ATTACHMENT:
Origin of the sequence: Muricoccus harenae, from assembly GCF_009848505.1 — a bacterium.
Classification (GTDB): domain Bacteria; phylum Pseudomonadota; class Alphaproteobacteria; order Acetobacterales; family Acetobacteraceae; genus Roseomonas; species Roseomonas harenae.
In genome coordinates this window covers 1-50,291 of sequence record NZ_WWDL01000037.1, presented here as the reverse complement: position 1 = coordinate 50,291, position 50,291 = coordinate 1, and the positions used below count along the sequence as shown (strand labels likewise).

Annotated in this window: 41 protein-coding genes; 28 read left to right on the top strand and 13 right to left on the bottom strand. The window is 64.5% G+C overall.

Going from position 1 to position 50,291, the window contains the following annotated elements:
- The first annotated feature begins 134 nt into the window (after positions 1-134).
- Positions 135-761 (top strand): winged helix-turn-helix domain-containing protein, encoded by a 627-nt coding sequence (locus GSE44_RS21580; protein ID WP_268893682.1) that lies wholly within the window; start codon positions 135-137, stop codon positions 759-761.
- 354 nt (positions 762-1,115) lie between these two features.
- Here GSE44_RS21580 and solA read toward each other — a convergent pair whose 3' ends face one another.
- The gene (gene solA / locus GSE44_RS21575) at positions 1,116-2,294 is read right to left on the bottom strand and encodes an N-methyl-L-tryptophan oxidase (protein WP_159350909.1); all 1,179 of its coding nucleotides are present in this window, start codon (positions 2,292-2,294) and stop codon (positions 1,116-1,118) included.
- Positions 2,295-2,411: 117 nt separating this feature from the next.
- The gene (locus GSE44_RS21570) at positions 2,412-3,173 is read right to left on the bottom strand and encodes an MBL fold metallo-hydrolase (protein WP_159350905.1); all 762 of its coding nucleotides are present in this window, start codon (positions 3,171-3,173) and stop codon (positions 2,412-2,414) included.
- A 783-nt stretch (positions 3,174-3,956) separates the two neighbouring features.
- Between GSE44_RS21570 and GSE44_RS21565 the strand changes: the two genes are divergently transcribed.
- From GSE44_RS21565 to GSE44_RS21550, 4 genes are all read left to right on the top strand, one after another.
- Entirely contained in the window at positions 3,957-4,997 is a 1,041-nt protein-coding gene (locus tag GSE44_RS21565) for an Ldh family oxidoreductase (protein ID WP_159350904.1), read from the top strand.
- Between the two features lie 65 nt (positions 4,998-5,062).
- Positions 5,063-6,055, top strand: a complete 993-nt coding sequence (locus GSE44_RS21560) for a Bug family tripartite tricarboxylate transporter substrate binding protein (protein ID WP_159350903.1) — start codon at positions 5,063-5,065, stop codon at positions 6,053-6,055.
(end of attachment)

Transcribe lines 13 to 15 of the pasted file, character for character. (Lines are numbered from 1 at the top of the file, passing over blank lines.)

- A 783-nt stretch (positions 3,174-3,956) separates the two neighbouring features.
- Between GSE44_RS21570 and GSE44_RS21565 the strand changes: the two genes are divergently transcribed.
- From GSE44_RS21565 to GSE44_RS21550, 4 genes are all read left to right on the top strand, one after another.